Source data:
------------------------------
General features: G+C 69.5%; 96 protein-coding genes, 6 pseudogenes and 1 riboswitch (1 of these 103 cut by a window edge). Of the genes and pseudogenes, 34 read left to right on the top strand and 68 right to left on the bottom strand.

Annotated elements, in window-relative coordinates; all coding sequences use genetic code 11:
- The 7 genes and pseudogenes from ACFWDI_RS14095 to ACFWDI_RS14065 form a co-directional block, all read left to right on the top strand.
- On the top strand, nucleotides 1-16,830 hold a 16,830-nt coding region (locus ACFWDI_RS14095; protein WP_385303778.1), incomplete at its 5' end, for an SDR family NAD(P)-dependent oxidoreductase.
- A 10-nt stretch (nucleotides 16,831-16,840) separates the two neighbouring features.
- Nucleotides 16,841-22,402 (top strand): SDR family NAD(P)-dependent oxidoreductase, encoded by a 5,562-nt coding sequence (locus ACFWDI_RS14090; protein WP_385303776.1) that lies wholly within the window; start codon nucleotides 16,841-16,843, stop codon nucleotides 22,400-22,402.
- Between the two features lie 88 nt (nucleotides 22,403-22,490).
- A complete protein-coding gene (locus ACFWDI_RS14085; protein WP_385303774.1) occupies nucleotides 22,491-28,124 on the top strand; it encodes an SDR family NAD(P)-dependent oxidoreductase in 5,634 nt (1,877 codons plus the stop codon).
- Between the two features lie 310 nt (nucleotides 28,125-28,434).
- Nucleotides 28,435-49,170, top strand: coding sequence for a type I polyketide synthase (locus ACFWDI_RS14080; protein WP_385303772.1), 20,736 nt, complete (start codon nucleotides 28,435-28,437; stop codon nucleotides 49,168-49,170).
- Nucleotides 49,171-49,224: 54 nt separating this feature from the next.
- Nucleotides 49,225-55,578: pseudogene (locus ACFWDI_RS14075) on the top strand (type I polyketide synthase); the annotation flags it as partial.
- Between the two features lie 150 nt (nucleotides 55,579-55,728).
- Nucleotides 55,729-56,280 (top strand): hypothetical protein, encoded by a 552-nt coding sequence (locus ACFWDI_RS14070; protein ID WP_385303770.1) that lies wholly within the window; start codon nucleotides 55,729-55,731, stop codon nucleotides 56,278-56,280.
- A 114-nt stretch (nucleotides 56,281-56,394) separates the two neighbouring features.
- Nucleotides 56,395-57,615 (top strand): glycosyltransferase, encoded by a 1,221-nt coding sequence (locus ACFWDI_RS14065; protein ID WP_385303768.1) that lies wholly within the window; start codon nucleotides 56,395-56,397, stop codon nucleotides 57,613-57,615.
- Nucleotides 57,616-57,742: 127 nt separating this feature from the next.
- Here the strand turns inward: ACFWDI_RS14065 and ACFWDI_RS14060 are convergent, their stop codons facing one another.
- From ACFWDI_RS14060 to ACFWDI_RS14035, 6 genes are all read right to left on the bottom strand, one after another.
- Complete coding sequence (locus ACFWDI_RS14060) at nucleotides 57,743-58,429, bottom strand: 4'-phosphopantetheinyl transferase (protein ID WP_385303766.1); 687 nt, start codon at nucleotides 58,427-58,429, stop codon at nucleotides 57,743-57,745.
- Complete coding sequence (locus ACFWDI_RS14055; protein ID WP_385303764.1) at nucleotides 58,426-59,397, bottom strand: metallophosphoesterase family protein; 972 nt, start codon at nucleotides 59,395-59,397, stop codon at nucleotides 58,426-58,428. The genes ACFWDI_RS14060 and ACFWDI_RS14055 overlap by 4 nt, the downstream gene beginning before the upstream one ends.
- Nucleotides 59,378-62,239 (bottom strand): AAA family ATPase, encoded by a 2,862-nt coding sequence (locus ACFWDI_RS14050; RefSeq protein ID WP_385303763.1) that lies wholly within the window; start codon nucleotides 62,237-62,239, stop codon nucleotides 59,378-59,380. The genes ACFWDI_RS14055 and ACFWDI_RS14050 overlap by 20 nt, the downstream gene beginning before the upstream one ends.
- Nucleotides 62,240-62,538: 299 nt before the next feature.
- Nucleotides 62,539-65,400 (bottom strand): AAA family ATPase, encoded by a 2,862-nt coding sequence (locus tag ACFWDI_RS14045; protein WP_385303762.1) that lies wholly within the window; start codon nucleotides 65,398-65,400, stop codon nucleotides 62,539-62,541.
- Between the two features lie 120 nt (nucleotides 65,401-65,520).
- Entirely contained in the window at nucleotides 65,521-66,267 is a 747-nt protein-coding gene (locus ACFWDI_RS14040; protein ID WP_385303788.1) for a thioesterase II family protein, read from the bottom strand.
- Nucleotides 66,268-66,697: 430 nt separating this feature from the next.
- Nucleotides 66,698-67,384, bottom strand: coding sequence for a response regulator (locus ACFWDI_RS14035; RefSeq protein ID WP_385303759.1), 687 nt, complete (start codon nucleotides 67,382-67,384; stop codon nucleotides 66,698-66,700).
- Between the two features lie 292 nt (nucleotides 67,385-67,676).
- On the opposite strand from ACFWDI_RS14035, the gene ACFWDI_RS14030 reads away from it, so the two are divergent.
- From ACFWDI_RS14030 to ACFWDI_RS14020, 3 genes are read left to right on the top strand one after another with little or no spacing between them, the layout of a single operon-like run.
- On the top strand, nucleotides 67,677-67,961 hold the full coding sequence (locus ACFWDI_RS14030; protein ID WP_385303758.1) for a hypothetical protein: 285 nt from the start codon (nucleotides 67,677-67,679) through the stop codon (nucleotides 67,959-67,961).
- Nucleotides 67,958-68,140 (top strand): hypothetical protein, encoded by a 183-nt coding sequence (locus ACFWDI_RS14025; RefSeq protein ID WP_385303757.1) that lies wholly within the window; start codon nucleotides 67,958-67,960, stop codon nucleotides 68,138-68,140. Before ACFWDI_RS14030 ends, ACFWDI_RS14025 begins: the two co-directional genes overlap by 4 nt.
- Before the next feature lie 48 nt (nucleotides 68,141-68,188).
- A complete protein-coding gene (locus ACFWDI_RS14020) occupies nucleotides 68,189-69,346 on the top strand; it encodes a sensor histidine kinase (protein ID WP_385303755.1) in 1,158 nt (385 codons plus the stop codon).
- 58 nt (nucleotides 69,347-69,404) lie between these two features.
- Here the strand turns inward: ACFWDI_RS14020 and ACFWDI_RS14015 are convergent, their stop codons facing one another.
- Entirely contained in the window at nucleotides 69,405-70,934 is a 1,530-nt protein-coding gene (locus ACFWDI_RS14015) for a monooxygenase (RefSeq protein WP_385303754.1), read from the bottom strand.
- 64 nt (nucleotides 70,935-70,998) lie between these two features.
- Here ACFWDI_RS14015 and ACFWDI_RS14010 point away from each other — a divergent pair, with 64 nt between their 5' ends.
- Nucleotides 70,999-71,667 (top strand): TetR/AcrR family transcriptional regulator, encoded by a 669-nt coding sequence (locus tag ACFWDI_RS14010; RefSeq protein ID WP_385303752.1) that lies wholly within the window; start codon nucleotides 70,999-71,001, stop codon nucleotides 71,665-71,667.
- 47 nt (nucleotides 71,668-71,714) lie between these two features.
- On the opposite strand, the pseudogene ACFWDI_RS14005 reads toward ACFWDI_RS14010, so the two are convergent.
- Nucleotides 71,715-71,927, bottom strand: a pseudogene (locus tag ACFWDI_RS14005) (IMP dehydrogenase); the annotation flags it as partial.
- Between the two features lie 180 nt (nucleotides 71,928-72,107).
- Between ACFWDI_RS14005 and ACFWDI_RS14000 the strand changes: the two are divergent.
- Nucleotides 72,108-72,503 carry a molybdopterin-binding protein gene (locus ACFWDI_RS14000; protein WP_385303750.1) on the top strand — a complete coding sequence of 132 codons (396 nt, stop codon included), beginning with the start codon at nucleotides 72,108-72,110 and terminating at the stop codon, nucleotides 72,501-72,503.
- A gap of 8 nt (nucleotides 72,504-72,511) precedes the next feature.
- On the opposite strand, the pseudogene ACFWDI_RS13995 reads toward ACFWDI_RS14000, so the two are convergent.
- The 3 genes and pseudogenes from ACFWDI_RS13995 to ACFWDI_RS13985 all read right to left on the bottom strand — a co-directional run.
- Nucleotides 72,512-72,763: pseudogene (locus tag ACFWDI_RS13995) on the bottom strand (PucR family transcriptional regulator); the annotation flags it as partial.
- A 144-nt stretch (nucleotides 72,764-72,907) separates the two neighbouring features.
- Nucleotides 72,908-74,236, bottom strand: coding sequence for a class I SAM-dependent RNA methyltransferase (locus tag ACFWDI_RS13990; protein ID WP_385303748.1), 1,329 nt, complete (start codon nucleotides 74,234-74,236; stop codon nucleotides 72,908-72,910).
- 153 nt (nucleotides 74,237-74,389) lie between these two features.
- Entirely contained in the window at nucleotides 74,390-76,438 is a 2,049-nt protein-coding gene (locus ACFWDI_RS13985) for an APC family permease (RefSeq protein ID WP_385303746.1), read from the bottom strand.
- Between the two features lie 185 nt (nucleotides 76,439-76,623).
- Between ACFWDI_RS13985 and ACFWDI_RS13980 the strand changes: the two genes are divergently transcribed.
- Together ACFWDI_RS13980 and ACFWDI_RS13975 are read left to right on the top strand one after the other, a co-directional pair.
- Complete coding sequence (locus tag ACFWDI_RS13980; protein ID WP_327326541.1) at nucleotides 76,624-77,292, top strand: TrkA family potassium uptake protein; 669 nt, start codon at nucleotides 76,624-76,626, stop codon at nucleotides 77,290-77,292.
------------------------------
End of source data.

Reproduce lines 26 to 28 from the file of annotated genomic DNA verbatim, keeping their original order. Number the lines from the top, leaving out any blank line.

- Entirely contained in the window at nucleotides 65,521-66,267 is a 747-nt protein-coding gene (locus ACFWDI_RS14040; protein ID WP_385303788.1) for a thioesterase II family protein, read from the bottom strand.
- Nucleotides 66,268-66,697: 430 nt separating this feature from the next.
- Nucleotides 66,698-67,384, bottom strand: coding sequence for a response regulator (locus ACFWDI_RS14035; RefSeq protein ID WP_385303759.1), 687 nt, complete (start codon nucleotides 67,382-67,384; stop codon nucleotides 66,698-66,700).